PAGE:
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PR- 065-04
March 23, 2004


Mayor Michael R. Bloomberg and New York City Health and Hospitals Corporation (HHC) President Dr. Benjamin Chu today dedicated the new Critical Care Pavilion at Bellevue Hospital Center.  The new adult critical care services unit is one of the largest in the nation, measuring 56,000 square feet.  The multi-specialty patient care unit will consist of 40 critical-care beds and 16 step-down beds, encompassing neurosurgery, cardiology, medicine, surgery, trauma and cardiothoracic surgery.  The $27 million project was financed by bonds issued by the Dormitory Authority of the State of New York.  The City is currently paying the debt service on these bonds.

"New York City's public hospitals are second to none in providing excellent trauma care," said Mayor Bloomberg.  "The cutting-edge technology and patient-care design that is available at Bellevue Hospital's new Critical Care Pavilion will offer the best possible care for critically ill New Yorkers, and the best possible setting for them to get healthy and resume their lives."

"The opening of this Critical Care Pavilion at Bellevue marks a significant milestone in our ongoing efforts to provide state of the art therapeutic environments for patient care throughout New York City," said Dr. Chu.  "This new design brings together all critical care specialties on a single floor to ensure that seriously ill patients receive the best possible treatment."

The critical care pavilion at Bellevue Hospital Center is the first major installation of an overhead delivery system for critical care in New York City, and places Bellevue among the largest installations in emerging medical technology in the country.  Overhead delivery systems allow state-of-the-art services for such things as IV, suction and electrical to be attached to the ceiling and can swivel to 360 degrees to allow ease of use and better comfort for the patient.

The Critical Care Pavilion at Bellevue Hospital Center combines traditional intensive care beds and step-down beds on the same floor.  Step-down beds are utilized by patients when they improve from the more serious ICU beds, but still need specialized medical attention.  In other hospitals, when patients improve out of intensive care units, they are typically moved off their floor, causing some discomfort and a less efficient use of services since hospital doctors must travel across many different floors to see their patients.  At the Critical Care Pavilion, when patients improve from ICU beds, they can be placed in the step-down beds, which improve patient care and minimize discomfort.  The multi-specialty patient care unit consists of 40 critical-care beds and 16 step-down beds.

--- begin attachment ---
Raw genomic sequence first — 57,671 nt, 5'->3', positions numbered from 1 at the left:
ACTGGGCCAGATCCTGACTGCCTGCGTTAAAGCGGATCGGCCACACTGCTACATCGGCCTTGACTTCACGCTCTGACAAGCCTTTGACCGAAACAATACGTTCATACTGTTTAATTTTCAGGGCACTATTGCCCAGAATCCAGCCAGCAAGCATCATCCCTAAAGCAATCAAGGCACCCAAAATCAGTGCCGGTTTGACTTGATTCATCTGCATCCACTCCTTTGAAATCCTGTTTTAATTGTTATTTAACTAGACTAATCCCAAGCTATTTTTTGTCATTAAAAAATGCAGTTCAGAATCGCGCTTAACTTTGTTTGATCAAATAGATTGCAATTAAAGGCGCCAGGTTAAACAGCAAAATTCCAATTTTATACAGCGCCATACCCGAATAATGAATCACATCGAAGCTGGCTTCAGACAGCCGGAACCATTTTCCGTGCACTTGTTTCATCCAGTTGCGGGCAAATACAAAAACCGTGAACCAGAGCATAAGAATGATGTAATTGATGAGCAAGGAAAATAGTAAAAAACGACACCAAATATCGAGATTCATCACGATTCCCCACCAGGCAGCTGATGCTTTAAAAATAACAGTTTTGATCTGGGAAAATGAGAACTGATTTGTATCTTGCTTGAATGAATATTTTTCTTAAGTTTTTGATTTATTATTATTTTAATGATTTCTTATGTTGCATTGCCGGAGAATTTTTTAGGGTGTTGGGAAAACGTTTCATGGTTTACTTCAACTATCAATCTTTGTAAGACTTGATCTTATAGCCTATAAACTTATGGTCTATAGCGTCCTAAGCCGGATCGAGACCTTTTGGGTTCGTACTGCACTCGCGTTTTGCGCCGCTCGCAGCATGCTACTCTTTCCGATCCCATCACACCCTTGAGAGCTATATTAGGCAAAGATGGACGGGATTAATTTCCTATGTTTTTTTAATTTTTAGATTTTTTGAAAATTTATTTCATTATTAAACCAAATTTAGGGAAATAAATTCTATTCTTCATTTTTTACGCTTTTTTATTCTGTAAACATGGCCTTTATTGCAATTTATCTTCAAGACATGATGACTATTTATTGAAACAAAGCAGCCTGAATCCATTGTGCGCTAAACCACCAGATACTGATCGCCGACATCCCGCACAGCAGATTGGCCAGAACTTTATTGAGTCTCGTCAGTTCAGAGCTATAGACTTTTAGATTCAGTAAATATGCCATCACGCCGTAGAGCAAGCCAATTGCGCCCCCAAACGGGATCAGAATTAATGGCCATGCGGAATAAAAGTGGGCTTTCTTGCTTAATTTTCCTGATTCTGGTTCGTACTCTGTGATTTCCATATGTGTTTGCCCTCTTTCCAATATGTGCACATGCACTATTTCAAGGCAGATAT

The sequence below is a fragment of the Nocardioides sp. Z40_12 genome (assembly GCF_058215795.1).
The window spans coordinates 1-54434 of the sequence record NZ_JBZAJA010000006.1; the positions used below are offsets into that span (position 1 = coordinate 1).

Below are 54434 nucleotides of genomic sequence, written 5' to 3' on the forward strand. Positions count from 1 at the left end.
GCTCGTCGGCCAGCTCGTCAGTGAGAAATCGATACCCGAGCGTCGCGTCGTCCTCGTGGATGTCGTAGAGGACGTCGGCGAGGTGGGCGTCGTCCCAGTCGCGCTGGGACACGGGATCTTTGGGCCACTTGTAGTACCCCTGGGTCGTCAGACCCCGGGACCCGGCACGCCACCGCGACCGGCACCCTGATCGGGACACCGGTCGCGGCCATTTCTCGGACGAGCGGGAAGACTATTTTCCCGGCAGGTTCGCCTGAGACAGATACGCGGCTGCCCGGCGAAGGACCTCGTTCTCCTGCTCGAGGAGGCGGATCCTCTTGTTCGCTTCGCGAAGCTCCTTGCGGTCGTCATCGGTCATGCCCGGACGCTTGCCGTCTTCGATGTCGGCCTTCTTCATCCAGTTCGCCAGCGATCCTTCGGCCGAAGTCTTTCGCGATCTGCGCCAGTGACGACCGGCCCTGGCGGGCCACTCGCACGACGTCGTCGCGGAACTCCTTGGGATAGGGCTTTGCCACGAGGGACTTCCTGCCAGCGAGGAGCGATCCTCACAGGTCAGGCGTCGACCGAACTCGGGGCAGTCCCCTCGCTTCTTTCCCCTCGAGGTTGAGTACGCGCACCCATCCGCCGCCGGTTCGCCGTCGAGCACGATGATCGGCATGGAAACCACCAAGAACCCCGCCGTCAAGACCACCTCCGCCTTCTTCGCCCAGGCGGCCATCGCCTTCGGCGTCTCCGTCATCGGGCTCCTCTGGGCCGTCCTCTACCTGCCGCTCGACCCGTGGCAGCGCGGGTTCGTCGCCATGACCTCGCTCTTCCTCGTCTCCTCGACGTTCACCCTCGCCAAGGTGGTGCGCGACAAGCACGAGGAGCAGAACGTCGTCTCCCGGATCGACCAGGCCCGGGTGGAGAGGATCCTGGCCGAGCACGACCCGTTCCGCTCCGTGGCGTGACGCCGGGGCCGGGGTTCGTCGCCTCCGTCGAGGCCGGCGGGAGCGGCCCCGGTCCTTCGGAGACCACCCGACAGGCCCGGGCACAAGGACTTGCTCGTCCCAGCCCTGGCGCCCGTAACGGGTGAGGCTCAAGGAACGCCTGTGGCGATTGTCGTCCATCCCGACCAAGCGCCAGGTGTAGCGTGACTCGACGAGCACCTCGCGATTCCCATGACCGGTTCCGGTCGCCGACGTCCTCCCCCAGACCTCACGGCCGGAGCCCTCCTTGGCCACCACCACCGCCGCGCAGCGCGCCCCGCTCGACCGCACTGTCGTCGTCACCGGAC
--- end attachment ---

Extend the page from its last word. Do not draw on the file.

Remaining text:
In each of the four corners of the critical care pavilion there is a large nursing care station, outfitted with computerized radiology imaging equipment, critical-care central-monitoring systems and patient-charting and information systems. There also are 24 satellite nursing-care stations, one for every two patient-rooms, with the patient-charting and information systems.  There are also numerous patient waiting rooms and family discussion rooms. 

In addition, each room has a computerized patient-charting system that captures and archives all vital signs, laboratory results, patient's history, pharmaceutical orders and pictorial archival computerized system, or PACS.  Along the corridors are wireless computers that allow the care givers to securely access any information about the patient. Wireless computers on carts perform similar functions while care givers are on rounds. 

Bellevue Hospital Center is internationally recognized for its excellence in caring for complex trauma and critical care patients. It is the only hospital in New York City with concurrent designations as a Level One Trauma Center, a Heart Station, a Micro-surgical and Reimplantation Center, a Regional Center for Head and Spinal Cord Injury and a designated New York State Regional Perinatal Center.

Bellevue has more than 500,000 patient visits annually. Its emergency room alone treats more than 100,000 people from all parts of the city and the world.  Erected in 1736 on the site of today's City Hall, Bellevue is one of the oldest medical institutions in the Western hemisphere.  Since 1970, it has been a member of the New York City Health and Hospitals Corporation, the nation's largest municipal health-care system.


Edward Skyler / Jonathan Werbell   (212) 788-2958

Kate McGrath   (HHC)
(212) 788-3386

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